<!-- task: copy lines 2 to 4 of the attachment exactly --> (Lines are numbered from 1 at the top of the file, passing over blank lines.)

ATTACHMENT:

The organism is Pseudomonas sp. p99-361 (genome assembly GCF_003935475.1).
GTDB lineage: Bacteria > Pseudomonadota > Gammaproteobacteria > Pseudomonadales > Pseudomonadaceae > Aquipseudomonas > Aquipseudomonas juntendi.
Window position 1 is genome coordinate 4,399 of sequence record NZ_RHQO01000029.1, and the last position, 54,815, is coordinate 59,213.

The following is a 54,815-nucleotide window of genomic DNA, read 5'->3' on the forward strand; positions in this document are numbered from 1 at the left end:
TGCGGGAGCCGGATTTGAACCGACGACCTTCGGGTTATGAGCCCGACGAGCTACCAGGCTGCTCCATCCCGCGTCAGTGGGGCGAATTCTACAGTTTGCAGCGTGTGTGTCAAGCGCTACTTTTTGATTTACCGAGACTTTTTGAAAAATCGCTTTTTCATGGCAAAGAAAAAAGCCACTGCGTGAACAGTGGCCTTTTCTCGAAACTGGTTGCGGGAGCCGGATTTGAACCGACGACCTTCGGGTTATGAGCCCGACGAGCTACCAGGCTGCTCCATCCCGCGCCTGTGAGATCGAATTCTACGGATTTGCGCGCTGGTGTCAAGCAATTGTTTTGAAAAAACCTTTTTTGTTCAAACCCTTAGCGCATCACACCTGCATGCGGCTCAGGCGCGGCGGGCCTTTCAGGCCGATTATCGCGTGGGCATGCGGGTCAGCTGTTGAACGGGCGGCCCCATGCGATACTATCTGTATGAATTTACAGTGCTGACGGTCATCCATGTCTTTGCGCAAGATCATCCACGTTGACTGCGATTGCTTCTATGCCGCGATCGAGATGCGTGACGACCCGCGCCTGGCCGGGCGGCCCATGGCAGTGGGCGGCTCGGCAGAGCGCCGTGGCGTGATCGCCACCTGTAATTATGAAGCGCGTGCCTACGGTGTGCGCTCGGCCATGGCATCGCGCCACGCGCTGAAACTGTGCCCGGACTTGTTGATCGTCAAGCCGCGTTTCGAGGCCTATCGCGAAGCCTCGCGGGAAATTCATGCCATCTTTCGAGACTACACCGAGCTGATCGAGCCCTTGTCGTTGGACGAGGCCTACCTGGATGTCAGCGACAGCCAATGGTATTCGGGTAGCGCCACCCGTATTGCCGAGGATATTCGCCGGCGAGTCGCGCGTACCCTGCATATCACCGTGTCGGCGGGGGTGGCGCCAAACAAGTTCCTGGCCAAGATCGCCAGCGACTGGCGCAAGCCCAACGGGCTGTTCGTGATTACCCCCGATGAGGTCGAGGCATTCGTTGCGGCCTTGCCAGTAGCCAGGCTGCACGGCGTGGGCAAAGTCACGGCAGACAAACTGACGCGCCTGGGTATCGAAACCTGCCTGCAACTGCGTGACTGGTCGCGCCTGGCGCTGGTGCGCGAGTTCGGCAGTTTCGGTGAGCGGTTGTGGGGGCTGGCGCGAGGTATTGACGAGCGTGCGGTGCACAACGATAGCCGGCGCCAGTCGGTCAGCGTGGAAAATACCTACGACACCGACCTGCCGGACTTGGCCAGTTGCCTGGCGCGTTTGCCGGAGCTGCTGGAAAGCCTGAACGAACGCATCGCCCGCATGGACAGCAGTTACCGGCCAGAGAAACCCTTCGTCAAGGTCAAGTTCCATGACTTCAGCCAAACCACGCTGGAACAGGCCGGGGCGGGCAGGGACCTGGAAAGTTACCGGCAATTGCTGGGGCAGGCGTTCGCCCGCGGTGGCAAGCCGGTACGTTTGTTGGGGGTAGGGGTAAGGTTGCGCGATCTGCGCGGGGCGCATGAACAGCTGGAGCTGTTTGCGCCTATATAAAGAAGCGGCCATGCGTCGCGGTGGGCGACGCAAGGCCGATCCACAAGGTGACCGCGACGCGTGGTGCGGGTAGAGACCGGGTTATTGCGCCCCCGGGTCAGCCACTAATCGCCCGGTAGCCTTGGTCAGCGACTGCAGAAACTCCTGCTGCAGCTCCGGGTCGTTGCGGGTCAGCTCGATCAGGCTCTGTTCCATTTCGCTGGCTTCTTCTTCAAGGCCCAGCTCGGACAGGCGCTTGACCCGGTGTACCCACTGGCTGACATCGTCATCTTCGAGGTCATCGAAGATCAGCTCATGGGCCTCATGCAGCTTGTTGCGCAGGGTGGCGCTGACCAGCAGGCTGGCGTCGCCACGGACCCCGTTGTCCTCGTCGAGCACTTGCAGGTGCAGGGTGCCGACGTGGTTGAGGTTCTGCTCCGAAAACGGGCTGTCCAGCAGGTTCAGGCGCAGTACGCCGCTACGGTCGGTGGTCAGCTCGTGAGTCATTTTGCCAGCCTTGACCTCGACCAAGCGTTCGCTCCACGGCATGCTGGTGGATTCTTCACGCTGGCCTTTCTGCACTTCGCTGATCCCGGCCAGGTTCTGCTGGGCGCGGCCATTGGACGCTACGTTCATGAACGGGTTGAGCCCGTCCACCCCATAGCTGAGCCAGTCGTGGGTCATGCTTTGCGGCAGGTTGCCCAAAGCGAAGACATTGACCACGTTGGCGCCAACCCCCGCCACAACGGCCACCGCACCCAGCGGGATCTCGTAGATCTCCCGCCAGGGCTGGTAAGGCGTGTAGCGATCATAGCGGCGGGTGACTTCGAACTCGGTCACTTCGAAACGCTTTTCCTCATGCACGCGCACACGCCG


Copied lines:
GTDB lineage: Bacteria > Pseudomonadota > Gammaproteobacteria > Pseudomonadales > Pseudomonadaceae > Aquipseudomonas > Aquipseudomonas juntendi.
Window position 1 is genome coordinate 4,399 of sequence record NZ_RHQO01000029.1, and the last position, 54,815, is coordinate 59,213.

The following is a 54,815-nucleotide window of genomic DNA, read 5'->3' on the forward strand; positions in this document are numbered from 1 at the left end: